Extractivism

July 26, 2016
Christy Thornton, William I. Robinson, John Gibler, Gladys Tzul Tzul and Dawn Paley

The focus of the summer 2016 NACLA Report on the Americas, this forum reflects on the connection between drug war violence and global capital interests as analyzed in Dawn Paley's book Drug War Capitalism. 

April 28, 2016
Moira Birss and Gustavo Castro Soto

An interview with Mexican activist Gustavo Castro Soto about the Berta Cáceres assassination— and building a world that moves beyond extractivism.

September 3, 2015

The government’s recent attack on four research NGOs highlights the need for continuing debate around Bolivia’s extractivist development model. 

June 15, 2015

Bolivian President Evo Morales escalates the stakes in the debate over extractivism as an anti-poverty strategy.

June 1, 2015
Teresa A. Velásquez

Efforts to secure water rights and resist extractivism united campesino and indigenous organizers.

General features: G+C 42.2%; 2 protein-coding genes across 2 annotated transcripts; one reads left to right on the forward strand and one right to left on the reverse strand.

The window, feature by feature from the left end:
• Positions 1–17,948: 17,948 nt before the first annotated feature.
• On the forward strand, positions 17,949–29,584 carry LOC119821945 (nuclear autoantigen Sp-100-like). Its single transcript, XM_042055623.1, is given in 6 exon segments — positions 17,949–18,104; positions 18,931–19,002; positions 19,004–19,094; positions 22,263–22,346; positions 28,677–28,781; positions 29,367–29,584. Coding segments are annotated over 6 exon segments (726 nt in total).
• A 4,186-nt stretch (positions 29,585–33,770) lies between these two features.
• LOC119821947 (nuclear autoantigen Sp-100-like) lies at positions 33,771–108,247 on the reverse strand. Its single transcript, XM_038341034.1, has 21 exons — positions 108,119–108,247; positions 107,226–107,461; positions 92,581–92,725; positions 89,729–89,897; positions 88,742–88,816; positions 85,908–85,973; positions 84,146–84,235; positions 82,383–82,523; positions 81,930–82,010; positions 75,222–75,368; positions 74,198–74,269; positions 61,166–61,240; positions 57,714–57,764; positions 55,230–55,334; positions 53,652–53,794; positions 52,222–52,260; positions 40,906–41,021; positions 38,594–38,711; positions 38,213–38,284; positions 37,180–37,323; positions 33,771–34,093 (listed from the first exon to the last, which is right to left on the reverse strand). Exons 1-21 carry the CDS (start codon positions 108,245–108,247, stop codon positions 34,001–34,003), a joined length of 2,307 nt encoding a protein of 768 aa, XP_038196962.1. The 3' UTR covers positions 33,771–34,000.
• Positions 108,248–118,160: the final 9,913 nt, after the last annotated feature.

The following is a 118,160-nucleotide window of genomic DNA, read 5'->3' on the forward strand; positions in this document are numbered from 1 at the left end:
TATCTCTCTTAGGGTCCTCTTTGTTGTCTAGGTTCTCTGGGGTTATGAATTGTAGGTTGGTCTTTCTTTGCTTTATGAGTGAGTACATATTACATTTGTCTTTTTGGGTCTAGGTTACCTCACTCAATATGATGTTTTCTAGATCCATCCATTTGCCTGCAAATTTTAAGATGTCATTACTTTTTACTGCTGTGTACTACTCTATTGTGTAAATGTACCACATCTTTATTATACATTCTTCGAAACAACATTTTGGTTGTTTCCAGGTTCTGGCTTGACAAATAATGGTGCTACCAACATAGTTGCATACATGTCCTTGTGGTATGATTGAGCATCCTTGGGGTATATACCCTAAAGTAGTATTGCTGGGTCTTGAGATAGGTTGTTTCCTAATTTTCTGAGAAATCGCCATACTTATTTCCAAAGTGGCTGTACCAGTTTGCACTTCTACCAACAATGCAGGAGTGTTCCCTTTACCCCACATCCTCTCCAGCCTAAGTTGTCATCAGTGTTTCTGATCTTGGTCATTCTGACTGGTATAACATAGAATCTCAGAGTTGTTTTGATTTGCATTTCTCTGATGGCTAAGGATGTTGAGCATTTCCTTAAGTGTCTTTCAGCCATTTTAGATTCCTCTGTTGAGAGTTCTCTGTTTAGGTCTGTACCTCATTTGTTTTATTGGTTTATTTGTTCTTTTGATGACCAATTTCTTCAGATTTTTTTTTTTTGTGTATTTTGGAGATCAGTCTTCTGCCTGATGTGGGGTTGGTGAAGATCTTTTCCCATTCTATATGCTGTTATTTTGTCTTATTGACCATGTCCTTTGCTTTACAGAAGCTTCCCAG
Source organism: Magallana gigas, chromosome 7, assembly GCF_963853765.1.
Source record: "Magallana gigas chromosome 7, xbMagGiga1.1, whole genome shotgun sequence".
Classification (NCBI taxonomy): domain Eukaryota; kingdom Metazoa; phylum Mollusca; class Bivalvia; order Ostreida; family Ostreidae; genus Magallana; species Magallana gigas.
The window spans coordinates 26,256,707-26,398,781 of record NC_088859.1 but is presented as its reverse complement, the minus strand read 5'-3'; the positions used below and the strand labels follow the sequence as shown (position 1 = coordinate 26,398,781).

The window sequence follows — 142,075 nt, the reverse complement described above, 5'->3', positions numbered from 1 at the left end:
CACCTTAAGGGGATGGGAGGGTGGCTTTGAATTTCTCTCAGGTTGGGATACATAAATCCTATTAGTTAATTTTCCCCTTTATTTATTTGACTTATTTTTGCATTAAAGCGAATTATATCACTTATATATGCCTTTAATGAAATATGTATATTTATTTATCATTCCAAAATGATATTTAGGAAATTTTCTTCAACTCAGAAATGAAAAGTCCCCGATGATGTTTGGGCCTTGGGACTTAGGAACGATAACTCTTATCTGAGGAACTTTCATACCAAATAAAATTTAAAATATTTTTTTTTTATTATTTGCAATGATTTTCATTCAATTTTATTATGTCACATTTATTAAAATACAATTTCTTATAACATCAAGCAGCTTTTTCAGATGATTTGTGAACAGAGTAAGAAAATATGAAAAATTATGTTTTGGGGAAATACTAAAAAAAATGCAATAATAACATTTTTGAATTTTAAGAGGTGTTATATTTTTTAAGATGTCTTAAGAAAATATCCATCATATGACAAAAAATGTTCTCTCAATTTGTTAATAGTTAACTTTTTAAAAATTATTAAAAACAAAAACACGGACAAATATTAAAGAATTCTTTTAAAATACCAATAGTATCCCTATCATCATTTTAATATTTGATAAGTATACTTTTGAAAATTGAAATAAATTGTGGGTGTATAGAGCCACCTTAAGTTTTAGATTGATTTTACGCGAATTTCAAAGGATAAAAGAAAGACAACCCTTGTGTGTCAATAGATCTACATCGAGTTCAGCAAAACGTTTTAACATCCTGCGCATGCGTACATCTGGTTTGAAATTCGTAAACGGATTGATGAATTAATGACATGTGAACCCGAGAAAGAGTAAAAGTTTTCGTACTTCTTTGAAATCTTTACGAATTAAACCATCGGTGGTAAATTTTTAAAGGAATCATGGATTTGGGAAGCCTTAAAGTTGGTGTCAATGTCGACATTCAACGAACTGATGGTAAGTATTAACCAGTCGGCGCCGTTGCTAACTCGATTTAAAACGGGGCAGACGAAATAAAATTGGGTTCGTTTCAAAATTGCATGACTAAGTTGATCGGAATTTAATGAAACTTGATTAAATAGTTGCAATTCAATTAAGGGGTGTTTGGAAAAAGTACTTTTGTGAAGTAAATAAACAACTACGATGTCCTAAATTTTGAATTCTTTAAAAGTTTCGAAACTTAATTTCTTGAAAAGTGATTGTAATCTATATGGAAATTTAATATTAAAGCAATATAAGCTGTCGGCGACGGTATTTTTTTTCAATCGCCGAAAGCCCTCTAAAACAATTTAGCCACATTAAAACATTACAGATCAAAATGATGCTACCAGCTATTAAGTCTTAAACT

May 29, 2015
Kari Lydersen and Adriana Cardona-Maguigad

Lacking employment alternatives with livable wages, many Colombians continue to labor in informal mines despite the well-known risks. 

March 2, 2015
Nicole Fabricant and Bret Gustafson

Imagining Alternative World Orders from the Ground Up

August 8, 2014
Alejandro Camargo

Between state interests and large-scale extractive companies who freely exploit the sea, artisanal fishing communities are caught in territorial conflicts, with tremendous impacts on food security in the region. 

December 31, 2013
In past weeks, the governments of Ecuador and Bolivia moved to shut down or expel major NGOs (non-government organizations) that work on issues of the environment, extractivism, and indigenous rights. Is this a reasoned assertion of sovereignty against foreign intervention or a move against social movements and democracy through an attack on their bases of foreign support?
November 18, 2013
Manuela Picq

In a NACLA-CLACS co-sponsored event on October 31, Manuela Picq spoke with Carlos Pérez Guartambel, the current leader of Ecuarunari, (Ecuador Runacunapak Rikcharimui, Confederation of the Kichwa of Ecuador), the historically powerful indigenous organization in the Ecuadorian highlands.

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